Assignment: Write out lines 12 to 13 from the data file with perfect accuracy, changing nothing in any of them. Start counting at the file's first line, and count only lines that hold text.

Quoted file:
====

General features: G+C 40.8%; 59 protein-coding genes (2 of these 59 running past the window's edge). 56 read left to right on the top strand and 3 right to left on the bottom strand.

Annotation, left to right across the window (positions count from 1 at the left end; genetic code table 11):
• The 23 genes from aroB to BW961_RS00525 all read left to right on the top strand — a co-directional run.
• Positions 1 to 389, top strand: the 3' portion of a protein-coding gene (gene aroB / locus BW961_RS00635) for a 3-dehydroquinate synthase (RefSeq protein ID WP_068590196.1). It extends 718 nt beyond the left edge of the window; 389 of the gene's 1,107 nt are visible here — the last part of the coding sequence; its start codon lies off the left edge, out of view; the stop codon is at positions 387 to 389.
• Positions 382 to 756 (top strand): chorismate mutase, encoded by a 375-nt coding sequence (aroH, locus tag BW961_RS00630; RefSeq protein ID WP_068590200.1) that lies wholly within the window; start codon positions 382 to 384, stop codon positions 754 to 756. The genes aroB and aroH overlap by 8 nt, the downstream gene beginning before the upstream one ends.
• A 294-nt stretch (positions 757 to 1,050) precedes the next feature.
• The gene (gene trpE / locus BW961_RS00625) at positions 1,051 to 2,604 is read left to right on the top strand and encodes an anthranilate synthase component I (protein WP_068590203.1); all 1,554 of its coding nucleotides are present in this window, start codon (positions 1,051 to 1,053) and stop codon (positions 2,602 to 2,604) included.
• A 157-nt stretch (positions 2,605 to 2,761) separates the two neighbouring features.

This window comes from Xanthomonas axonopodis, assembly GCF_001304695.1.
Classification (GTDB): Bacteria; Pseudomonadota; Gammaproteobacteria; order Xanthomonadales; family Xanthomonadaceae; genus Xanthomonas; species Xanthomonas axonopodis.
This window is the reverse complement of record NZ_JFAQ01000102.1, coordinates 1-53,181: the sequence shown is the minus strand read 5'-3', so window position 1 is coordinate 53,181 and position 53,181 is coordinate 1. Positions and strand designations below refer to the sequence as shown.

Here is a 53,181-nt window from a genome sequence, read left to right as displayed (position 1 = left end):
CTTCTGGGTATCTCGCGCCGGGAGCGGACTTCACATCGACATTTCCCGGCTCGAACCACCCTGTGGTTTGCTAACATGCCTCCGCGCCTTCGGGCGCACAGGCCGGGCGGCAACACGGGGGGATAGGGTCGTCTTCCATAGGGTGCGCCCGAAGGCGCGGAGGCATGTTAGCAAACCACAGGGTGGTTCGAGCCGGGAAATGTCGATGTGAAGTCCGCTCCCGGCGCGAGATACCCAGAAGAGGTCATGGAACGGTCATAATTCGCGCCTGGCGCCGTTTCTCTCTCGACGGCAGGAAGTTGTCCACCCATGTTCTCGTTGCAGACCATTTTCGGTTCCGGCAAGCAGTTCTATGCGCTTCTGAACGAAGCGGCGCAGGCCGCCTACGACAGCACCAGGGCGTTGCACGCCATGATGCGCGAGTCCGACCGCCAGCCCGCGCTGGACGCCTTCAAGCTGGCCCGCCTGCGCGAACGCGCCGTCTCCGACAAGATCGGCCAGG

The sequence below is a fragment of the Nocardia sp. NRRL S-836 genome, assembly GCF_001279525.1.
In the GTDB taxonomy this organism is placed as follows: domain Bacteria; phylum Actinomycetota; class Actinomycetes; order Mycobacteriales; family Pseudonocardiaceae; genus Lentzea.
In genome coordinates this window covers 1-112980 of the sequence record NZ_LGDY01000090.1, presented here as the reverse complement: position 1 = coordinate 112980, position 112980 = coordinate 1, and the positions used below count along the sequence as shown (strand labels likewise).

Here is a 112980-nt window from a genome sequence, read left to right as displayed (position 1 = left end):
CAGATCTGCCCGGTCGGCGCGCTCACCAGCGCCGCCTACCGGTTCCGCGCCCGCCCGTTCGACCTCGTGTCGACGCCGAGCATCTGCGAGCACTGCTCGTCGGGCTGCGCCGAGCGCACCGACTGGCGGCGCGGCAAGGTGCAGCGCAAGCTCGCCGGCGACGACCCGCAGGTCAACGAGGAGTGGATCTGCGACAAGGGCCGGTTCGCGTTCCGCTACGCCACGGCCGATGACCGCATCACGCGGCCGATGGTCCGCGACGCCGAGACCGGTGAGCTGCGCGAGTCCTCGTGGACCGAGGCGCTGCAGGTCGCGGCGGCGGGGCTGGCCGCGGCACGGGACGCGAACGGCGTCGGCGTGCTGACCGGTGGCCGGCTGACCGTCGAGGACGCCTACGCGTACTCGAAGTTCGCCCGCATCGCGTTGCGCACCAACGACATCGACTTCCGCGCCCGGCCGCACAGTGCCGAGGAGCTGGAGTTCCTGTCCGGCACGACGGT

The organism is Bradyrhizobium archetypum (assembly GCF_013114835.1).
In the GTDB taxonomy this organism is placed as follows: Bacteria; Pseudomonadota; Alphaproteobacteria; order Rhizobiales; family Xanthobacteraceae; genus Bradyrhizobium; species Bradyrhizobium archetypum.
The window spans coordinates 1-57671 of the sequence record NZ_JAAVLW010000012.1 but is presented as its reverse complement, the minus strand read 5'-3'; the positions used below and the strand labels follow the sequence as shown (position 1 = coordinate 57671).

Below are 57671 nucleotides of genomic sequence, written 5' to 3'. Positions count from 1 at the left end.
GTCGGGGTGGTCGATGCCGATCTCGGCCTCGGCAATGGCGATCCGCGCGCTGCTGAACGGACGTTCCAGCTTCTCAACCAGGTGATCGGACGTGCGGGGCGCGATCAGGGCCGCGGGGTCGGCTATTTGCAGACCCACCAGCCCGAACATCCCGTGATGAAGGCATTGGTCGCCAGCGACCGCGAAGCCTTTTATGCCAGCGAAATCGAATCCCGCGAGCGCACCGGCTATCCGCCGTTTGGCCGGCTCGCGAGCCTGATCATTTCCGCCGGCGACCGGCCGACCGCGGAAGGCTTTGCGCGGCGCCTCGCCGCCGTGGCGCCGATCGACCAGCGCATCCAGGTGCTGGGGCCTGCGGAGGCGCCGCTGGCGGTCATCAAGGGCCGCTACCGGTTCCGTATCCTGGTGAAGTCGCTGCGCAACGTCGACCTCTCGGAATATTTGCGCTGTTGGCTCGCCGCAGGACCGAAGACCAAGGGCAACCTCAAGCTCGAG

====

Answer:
Here is a 53,181-nt window from a genome sequence, read left to right as displayed (position 1 = left end):
CTTCTGGGTATCTCGCGCCGGGAGCGGACTTCACATCGACATTTCCCGGCTCGAACCACCCTGTGGTTTGCTAACATGCCTCCGCGCCTTCGGGCGCACAGGCCGGGCGGCAACACGGGGGGATAGGGTCGTCTTCCATAGGGTGCGCCCGAAGGCGCGGAGGCATGTTAGCAAACCACAGGGTGGTTCGAGCCGGGAAATGTCGATGTGAAGTCCGCTCCCGGCGCGAGATACCCAGAAGAGGTCATGGAACGGTCATAATTCGCGCCTGGCGCCGTTTCTCTCTCGACGGCAGGAAGTTGTCCACCCATGTTCTCGTTGCAGACCATTTTCGGTTCCGGCAAGCAGTTCTATGCGCTTCTGAACGAAGCGGCGCAGGCCGCCTACGACAGCACCAGGGCGTTGCACGCCATGATGCGCGAGTCCGACCGCCAGCCCGCGCTGGACGCCTTCAAGCTGGCCCGCCTGCGCGAACGCGCCGTCTCCGACAAGATCGGCCAGG